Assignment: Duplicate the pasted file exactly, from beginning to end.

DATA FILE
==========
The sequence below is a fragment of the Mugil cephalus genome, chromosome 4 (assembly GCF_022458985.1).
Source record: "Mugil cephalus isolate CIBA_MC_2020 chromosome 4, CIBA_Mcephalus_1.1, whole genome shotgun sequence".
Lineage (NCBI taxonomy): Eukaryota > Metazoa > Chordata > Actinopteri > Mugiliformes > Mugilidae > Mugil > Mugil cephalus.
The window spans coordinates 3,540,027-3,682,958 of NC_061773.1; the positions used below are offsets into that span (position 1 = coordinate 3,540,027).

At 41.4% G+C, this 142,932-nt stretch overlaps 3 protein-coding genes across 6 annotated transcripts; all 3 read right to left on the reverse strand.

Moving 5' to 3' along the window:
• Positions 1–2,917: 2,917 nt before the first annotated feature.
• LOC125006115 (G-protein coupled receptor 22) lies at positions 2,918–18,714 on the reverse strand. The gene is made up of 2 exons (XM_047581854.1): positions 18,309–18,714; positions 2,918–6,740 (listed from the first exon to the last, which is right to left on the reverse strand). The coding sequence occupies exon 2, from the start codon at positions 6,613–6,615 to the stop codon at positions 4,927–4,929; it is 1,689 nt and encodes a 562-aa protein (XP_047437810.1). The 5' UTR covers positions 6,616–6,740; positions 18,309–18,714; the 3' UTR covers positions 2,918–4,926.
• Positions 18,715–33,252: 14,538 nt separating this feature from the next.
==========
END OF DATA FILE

The sequence below is a fragment of the Mugil cephalus genome, chromosome 4 (assembly GCF_022458985.1).
Source record: "Mugil cephalus isolate CIBA_MC_2020 chromosome 4, CIBA_Mcephalus_1.1, whole genome shotgun sequence".
Lineage (NCBI taxonomy): Eukaryota > Metazoa > Chordata > Actinopteri > Mugiliformes > Mugilidae > Mugil > Mugil cephalus.
The window spans coordinates 3,540,027-3,682,958 of NC_061773.1; the positions used below are offsets into that span (position 1 = coordinate 3,540,027).

At 41.4% G+C, this 142,932-nt stretch overlaps 3 protein-coding genes across 6 annotated transcripts; all 3 read right to left on the reverse strand.

Moving 5' to 3' along the window:
• Positions 1–2,917: 2,917 nt before the first annotated feature.
• LOC125006115 (G-protein coupled receptor 22) lies at positions 2,918–18,714 on the reverse strand. The gene is made up of 2 exons (XM_047581854.1): positions 18,309–18,714; positions 2,918–6,740 (listed from the first exon to the last, which is right to left on the reverse strand). The coding sequence occupies exon 2, from the start codon at positions 6,613–6,615 to the stop codon at positions 4,927–4,929; it is 1,689 nt and encodes a 562-aa protein (XP_047437810.1). The 5' UTR covers positions 6,616–6,740; positions 18,309–18,714; the 3' UTR covers positions 2,918–4,926.
• Positions 18,715–33,252: 14,538 nt separating this feature from the next.